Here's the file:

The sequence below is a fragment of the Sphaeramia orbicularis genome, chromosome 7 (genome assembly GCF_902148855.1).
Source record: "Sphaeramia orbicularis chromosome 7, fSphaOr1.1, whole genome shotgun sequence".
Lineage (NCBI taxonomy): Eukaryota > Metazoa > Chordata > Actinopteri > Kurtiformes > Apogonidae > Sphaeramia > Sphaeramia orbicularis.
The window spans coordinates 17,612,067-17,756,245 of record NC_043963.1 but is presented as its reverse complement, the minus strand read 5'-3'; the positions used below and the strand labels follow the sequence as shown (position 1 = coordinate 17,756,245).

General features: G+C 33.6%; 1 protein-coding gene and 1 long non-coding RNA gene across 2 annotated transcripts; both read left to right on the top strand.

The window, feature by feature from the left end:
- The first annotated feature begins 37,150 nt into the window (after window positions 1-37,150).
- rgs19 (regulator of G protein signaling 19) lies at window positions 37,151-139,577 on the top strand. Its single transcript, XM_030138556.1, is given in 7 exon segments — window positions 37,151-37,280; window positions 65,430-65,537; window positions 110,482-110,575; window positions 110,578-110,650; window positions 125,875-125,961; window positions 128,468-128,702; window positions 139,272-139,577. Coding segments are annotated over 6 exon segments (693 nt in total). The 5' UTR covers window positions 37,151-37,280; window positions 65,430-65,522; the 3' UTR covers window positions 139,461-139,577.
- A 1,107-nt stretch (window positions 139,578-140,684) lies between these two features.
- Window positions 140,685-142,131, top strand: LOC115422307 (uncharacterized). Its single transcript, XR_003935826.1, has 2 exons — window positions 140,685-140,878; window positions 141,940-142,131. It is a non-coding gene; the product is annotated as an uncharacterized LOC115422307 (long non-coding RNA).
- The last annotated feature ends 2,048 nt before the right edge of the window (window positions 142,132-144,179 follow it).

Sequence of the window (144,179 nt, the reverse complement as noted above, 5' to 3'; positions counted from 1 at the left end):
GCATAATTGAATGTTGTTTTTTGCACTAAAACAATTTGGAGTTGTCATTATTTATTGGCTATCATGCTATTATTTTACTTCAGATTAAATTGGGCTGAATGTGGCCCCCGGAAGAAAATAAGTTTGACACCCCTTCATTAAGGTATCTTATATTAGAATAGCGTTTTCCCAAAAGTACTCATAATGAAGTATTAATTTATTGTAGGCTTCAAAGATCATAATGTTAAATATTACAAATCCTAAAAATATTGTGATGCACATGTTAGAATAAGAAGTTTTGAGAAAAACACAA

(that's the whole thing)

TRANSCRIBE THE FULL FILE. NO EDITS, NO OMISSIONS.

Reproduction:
The sequence below is a fragment of the Sphaeramia orbicularis genome, chromosome 7 (genome assembly GCF_902148855.1).
Source record: "Sphaeramia orbicularis chromosome 7, fSphaOr1.1, whole genome shotgun sequence".
Lineage (NCBI taxonomy): Eukaryota > Metazoa > Chordata > Actinopteri > Kurtiformes > Apogonidae > Sphaeramia > Sphaeramia orbicularis.
The window spans coordinates 17,612,067-17,756,245 of record NC_043963.1 but is presented as its reverse complement, the minus strand read 5'-3'; the positions used below and the strand labels follow the sequence as shown (position 1 = coordinate 17,756,245).

General features: G+C 33.6%; 1 protein-coding gene and 1 long non-coding RNA gene across 2 annotated transcripts; both read left to right on the top strand.

The window, feature by feature from the left end:
- The first annotated feature begins 37,150 nt into the window (after window positions 1-37,150).
- rgs19 (regulator of G protein signaling 19) lies at window positions 37,151-139,577 on the top strand. Its single transcript, XM_030138556.1, is given in 7 exon segments — window positions 37,151-37,280; window positions 65,430-65,537; window positions 110,482-110,575; window positions 110,578-110,650; window positions 125,875-125,961; window positions 128,468-128,702; window positions 139,272-139,577. Coding segments are annotated over 6 exon segments (693 nt in total). The 5' UTR covers window positions 37,151-37,280; window positions 65,430-65,522; the 3' UTR covers window positions 139,461-139,577.
- A 1,107-nt stretch (window positions 139,578-140,684) lies between these two features.
- Window positions 140,685-142,131, top strand: LOC115422307 (uncharacterized). Its single transcript, XR_003935826.1, has 2 exons — window positions 140,685-140,878; window positions 141,940-142,131. It is a non-coding gene; the product is annotated as an uncharacterized LOC115422307 (long non-coding RNA).
- The last annotated feature ends 2,048 nt before the right edge of the window (window positions 142,132-144,179 follow it).

Sequence of the window (144,179 nt, the reverse complement as noted above, 5' to 3'; positions counted from 1 at the left end):
GCATAATTGAATGTTGTTTTTTGCACTAAAACAATTTGGAGTTGTCATTATTTATTGGCTATCATGCTATTATTTTACTTCAGATTAAATTGGGCTGAATGTGGCCCCCGGAAGAAAATAAGTTTGACACCCCTTCATTAAGGTATCTTATATTAGAATAGCGTTTTCCCAAAAGTACTCATAATGAAGTATTAATTTATTGTAGGCTTCAAAGATCATAATGTTAAATATTACAAATCCTAAAAATATTGTGATGCACATGTTAGAATAAGAAGTTTTGAGAAAAACACAA